Updated: Mar 2, 2021
Struggling to get to sleep? Feeling anxious about what the new 'normal' will look like? This posts discusses how to get some quality shut-eye for overall health and mental balance.
The last year has been turbulent to say the least. You may have found yourself in a position where you have had more opportunity to sleep. You may have felt anxious and have struggled to get quality shut eye; or you may have found yourself staying up later and later watching box sets or streaming videos because there’s less need to maintain a strict routine.
Research shows that those that have less than the recommended 7 hours are 3 times more likely to develop an infection compared to those who have 8 or more.
For our body to function optimally we need adequate sleep. Research shows that those that have less than the recommended 7 hours are 3 times more likely to develop an infection compared to those who have 8 or more. This is because our immune system does most of its work when we are asleep.
But does it matter when you sleep? Our body has a natural sleep-wake cycle known as the circadian rhythm. This means going to bed when our sleep hormone melatonin is released (after sunset) and waking when its levels dip and are taken over by cortisol (after sunrise). Furthermore, research shows that melatonin has an anti-inflammatory action and exhibits immune-modulatory effects. This means it’s not only key to keeping us well but fundamental to growth and recovery.
During Lockdown, there has been a lot of uncertainty. Even now, with the world planning to ease back restrictions, nobody knows what the new 'normal' will be. It is only natural to feel anxious or stressed, making is difficult to drop off or stay asleep. This creates a yo-yo effect as insufficient sleep only adds to levels of stress and the effectiveness of the immune system is partially suppressed by our stress hormones. If we can support a healthy stress response, we can support our immune response and improve our sleep-wake pattern too.
There are lots of things we can do to put sleep back on the agenda and make it the top of priority.
Let’s talk about sleep hygiene.
This doesn’t mean going to bed really clean. It means doing things to improve our sleep.
1. Routine. As much as possible maintain regular sleep hours. Yes, we know how tempting that extra episode of Bridgerton is, but most of us need 7-9 hours especially if we need to fight of infection.
2. Wind down. Avoid the blue light of screens 1 hour before bed. After sunset, it’s a great idea to remove blue light from screens. If it’s not possible to turn these off and pick-up a paperback or run a bath, use a programme to remove the blue from your screen. Some electronics have this built in or programmes such as F.lux do it for you. Remember, darkness releases melatonin and that helps us to sleep.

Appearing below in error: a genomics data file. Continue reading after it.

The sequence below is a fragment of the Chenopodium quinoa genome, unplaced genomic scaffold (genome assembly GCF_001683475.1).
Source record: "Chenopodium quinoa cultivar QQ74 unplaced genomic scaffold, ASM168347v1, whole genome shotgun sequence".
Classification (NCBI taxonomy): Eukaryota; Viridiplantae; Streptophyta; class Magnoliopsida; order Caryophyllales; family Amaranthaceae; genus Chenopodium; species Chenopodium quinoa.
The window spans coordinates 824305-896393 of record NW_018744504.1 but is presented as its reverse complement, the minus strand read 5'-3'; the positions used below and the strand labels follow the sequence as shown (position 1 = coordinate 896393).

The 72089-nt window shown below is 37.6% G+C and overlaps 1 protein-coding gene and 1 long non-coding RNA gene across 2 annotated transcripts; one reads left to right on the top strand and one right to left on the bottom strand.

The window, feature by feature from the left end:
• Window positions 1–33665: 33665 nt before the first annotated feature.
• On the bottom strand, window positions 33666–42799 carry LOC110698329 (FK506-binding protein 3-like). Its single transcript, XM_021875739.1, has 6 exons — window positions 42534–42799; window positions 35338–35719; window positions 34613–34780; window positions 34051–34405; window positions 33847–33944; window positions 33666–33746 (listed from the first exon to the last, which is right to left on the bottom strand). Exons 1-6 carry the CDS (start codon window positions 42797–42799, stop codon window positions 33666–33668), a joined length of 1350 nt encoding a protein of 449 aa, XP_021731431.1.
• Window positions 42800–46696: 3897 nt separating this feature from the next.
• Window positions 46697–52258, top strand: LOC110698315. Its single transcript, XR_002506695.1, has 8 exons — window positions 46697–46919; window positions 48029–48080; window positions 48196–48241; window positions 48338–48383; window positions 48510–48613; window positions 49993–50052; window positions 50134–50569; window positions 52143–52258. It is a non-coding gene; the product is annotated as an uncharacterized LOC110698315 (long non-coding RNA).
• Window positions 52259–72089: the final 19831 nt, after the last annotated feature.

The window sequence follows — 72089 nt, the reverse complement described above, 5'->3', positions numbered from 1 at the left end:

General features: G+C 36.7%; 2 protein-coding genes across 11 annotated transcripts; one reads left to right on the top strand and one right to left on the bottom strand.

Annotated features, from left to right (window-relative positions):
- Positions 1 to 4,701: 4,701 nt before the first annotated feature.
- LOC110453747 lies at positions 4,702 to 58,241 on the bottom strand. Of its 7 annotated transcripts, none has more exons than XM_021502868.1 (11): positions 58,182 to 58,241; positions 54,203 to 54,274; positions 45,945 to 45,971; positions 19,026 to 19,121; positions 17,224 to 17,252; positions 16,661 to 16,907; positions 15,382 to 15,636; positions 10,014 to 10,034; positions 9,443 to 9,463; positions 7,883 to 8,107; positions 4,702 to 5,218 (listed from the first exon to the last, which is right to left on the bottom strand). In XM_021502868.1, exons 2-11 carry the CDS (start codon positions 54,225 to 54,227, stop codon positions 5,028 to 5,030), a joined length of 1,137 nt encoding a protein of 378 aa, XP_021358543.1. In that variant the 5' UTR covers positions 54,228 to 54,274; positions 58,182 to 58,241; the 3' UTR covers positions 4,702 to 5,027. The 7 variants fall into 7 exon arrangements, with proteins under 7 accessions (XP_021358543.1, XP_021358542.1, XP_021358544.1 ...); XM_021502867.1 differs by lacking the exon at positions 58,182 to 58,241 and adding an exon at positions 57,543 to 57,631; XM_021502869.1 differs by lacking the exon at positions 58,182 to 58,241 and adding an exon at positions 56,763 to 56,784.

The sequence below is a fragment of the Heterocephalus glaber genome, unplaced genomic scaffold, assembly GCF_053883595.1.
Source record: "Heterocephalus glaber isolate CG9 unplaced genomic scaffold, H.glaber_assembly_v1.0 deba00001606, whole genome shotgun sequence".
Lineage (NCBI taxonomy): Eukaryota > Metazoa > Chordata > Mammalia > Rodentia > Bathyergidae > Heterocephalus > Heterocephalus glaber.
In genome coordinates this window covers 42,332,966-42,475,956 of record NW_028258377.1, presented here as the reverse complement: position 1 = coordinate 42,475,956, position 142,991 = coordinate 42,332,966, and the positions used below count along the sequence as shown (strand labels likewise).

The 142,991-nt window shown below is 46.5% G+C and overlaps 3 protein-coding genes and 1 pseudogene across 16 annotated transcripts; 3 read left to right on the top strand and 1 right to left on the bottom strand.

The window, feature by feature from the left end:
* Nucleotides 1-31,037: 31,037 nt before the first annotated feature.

3. Rest and digest. Your digestive system needs your sleeping hours to do some important work. Giving it a fasting period, allows it time to do this. Support digestion by finishing eating large meals 2 hours before bed. If you are still chomping at the bit before bed, have a small snack of carbohydrate and protein 45 minutes before hitting the sack: Skyr yogurt with a drizzle of honey, a couple of oat cakes with some almond butter or a protein shake made with oat milk are great pre-snooze options.
4. Environment. The bedroom should be a sanctuary. Not a cinema. Ideally not an office…at least not at night. It should be a cool, clean, dark environment, free from noise. Consider blackout blinds or curtains, keep it cool: around 18°C and put electronics on airplane mode or store in another room.
5. Exercise. Good news! Keeping active and maintaining a training regime can dramatically reduce stress as it releases the feel-good hormone serotonin. On top and as a result of this it can improve sleep quality and quantity. Where possible avoid demanding physical activity three hours before bed as too much too late may lead to the release of stress hormone cortisol which will keep you alert and stop melatonin doing its job in helping you fall asleep.
And finally, a few nutritional bio-hacks to promote a good night’s zzzzz and feelings of calm.
Magnesium. This mineral does hundreds of jobs in our body, but it also promotes the relaxation of our muscles. So, if you do a lot of exercise on top of a heavy life load, your likely to find yourself depleted. Foods: spinach and dark leafy greens, pumpkin seeds, legumes, tuna, almonds and dark chocolate (think upwards of 70% cocoa) all contain high levels of magnesium.
Amino acids: L-tryptophan and L-theonine. L-tryptophan is an essential amino acid present in protein that is used by the body to make our happy hormone serotonin, the neurotransmitter essential for healthy sleep. Making sure you include quality protein in your diet, especially the last meal of the day will support healthy sleep and relaxation. L-theonine or L-tea-onine as we like to call it is an amino acid that is especially high in tea. It’s what gives that feeling of a big hug when you have a cuppa. Green tea has the highest amounts although opt for caffeine free versions to avoid the stimulating effect later in the afternoon/evening.